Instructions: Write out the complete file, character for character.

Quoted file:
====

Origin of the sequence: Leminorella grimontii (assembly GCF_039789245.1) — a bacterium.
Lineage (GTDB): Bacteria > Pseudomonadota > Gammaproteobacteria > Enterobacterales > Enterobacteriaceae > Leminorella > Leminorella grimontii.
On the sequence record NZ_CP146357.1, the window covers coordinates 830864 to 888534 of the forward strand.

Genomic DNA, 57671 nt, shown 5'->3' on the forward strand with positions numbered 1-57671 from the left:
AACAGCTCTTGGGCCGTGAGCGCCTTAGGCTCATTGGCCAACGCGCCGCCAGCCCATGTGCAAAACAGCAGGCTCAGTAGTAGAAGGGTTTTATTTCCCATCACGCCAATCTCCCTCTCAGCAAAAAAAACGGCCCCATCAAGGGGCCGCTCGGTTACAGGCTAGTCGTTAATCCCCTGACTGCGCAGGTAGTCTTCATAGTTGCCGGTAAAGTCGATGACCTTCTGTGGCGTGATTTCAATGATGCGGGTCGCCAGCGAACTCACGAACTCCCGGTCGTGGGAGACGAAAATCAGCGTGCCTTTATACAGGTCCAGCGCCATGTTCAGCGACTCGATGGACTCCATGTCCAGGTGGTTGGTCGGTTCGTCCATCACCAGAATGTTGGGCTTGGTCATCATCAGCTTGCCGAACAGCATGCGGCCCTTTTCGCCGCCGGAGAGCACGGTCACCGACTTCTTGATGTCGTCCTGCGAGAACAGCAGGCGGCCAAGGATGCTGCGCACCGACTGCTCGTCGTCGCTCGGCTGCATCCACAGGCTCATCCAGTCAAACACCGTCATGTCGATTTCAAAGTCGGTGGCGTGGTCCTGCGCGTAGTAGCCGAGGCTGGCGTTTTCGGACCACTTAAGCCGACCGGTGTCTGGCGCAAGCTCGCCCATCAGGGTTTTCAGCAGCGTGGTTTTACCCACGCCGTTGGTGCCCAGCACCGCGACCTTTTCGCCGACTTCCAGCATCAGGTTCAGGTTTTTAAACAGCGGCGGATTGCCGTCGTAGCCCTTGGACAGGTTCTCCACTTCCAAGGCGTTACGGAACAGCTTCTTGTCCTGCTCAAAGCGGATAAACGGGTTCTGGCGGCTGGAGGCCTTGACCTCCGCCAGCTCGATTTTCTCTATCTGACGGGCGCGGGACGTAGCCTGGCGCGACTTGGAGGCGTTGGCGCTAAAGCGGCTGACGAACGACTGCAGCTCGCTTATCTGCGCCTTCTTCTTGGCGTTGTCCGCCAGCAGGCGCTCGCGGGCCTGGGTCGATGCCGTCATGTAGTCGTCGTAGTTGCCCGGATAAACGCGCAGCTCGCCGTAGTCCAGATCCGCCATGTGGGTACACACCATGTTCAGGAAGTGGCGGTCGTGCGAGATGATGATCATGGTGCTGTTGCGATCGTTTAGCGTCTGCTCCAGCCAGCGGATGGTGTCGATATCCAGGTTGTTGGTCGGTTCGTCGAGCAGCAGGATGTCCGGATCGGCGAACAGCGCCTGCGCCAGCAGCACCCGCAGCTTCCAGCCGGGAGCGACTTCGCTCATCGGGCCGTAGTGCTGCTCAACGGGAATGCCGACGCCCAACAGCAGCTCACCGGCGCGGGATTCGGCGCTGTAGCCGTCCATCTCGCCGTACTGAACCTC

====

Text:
Origin of the sequence: Leminorella grimontii (assembly GCF_039789245.1) — a bacterium.
Lineage (GTDB): Bacteria > Pseudomonadota > Gammaproteobacteria > Enterobacterales > Enterobacteriaceae > Leminorella > Leminorella grimontii.
On the sequence record NZ_CP146357.1, the window covers coordinates 830864 to 888534 of the forward strand.

Genomic DNA, 57671 nt, shown 5'->3' on the forward strand with positions numbered 1-57671 from the left:
AACAGCTCTTGGGCCGTGAGCGCCTTAGGCTCATTGGCCAACGCGCCGCCAGCCCATGTGCAAAACAGCAGGCTCAGTAGTAGAAGGGTTTTATTTCCCATCACGCCAATCTCCCTCTCAGCAAAAAAAACGGCCCCATCAAGGGGCCGCTCGGTTACAGGCTAGTCGTTAATCCCCTGACTGCGCAGGTAGTCTTCATAGTTGCCGGTAAAGTCGATGACCTTCTGTGGCGTGATTTCAATGATGCGGGTCGCCAGCGAACTCACGAACTCCCGGTCGTGGGAGACGAAAATCAGCGTGCCTTTATACAGGTCCAGCGCCATGTTCAGCGACTCGATGGACTCCATGTCCAGGTGGTTGGTCGGTTCGTCCATCACCAGAATGTTGGGCTTGGTCATCATCAGCTTGCCGAACAGCATGCGGCCCTTTTCGCCGCCGGAGAGCACGGTCACCGACTTCTTGATGTCGTCCTGCGAGAACAGCAGGCGGCCAAGGATGCTGCGCACCGACTGCTCGTCGTCGCTCGGCTGCATCCACAGGCTCATCCAGTCAAACACCGTCATGTCGATTTCAAAGTCGGTGGCGTGGTCCTGCGCGTAGTAGCCGAGGCTGGCGTTTTCGGACCACTTAAGCCGACCGGTGTCTGGCGCAAGCTCGCCCATCAGGGTTTTCAGCAGCGTGGTTTTACCCACGCCGTTGGTGCCCAGCACCGCGACCTTTTCGCCGACTTCCAGCATCAGGTTCAGGTTTTTAAACAGCGGCGGATTGCCGTCGTAGCCCTTGGACAGGTTCTCCACTTCCAAGGCGTTACGGAACAGCTTCTTGTCCTGCTCAAAGCGGATAAACGGGTTCTGGCGGCTGGAGGCCTTGACCTCCGCCAGCTCGATTTTCTCTATCTGACGGGCGCGGGACGTAGCCTGGCGCGACTTGGAGGCGTTGGCGCTAAAGCGGCTGACGAACGACTGCAGCTCGCTTATCTGCGCCTTCTTCTTGGCGTTGTCCGCCAGCAGGCGCTCGCGGGCCTGGGTCGATGCCGTCATGTAGTCGTCGTAGTTGCCCGGATAAACGCGCAGCTCGCCGTAGTCCAGATCCGCCATGTGGGTACACACCATGTTCAGGAAGTGGCGGTCGTGCGAGATGATGATCATGGTGCTGTTGCGATCGTTTAGCGTCTGCTCCAGCCAGCGGATGGTGTCGATATCCAGGTTGTTGGTCGGTTCGTCGAGCAGCAGGATGTCCGGATCGGCGAACAGCGCCTGCGCCAGCAGCACCCGCAGCTTCCAGCCGGGAGCGACTTCGCTCATCGGGCCGTAGTGCTGCTCAACGGGAATGCCGACGCCCAACAGCAGCTCACCGGCGCGGGATTCGGCGCTGTAGCCGTCCATCTCGCCGTACTGAACCTC